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Thursday, July 23, 2015

Understanding the Unique Taxation Standards Applicable to IRA Distributions

I have most of my every-day checking and savings accounts titled in the name of my revocable trust. Should I take the same steps with my 401(k) and retirement investments? 


For clients with a single or joint revocable trust, retitling assets into the name of the trust not only accomplishes the goal of its creation, but ensures the seamless and effortless transition of personal and real property to beneficiaries when the time comes. However, trust creators (known as grantors) are highly cautioned to speak to an elder law attorney prior to retitling retirement accounts or transferring those assets into trust, as a hefty and unexpected tax bill may follow. 

Tax implications of retitling a retirement account

401(k) accounts and IRA’s can reap significant tax savings if withdrawn correctly and at the right time. By contrast, account holders can expect a massive tax penalty for withdrawing too early – or even inadvertently. 

Under current IRS rules, retitling a 401(k), 403(b), or Individual Retirement Account will be treated as an outright withdrawal of funds, even if the actual funds in the account are never actually spent. Therefore, the retitle will trigger a tax penalty congruent to the amount in the account for the transfer tax year, which can be especially significant for accountholder with high account balances.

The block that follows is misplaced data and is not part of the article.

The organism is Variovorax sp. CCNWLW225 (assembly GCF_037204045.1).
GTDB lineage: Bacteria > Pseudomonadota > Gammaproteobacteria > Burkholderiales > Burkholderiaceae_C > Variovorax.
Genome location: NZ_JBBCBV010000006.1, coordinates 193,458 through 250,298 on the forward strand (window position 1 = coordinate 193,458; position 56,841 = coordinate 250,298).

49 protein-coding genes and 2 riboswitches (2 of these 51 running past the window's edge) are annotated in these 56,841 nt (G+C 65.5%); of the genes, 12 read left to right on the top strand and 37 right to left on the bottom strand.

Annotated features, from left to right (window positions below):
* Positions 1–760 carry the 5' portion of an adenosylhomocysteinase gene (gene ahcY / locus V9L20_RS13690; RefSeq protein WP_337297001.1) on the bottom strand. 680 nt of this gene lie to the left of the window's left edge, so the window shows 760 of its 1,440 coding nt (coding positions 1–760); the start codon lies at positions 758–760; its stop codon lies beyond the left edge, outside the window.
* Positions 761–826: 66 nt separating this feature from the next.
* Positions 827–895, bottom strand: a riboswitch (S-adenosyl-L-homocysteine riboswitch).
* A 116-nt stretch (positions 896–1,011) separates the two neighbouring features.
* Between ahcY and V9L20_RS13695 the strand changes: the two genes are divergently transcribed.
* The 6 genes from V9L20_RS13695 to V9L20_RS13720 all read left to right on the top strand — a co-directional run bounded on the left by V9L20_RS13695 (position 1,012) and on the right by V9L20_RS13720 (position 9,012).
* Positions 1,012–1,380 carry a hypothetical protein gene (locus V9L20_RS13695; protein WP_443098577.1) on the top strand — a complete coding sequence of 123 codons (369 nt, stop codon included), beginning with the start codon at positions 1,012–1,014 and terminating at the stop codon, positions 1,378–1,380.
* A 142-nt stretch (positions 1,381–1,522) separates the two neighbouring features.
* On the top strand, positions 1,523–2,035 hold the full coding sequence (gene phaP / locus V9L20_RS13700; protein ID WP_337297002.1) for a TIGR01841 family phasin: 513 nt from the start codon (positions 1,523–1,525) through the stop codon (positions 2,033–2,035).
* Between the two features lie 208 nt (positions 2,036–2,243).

Safe ways to ensure the proper transfer of IRA assets

When it comes to leaving retirement account assets to a beneficiary, the easiest, simplest, and safest way to accomplish this task is to change the beneficiary designation on the account. This is accomplished by simply contacting the bank or investment firm and filling out a Change of Beneficiary form. Many accountholders choose an alternative beneficiary in the event the primary beneficiary predeceases the accountholder, but this is not always necessary. Then, when it comes time to distribute the assets upon the death of the accountholder, the funds will not only pass outside of probate, but will transfer directly to the beneficiary tax-free. 

If you have questions about proper estate planning or beneficiary designations, please do not hesitate to contact Andrew Byers, serving Auburn Hills, Rochester Hills and Troy, Michigan, by calling (248)301-1511. 

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Elder Law attorney Andrew Byers assists clients in Auburn Hills, MI and throughout Oakland County, MI including Rochester Hills, Rochester, Troy, Bloomfield Township, Lake Orion, Oxford, Waterford, Clarkston, Independence Township, and Pontiac, as well as throughout the metropolitan Detroit area, including Macomb County and Wayne County, Michigan.



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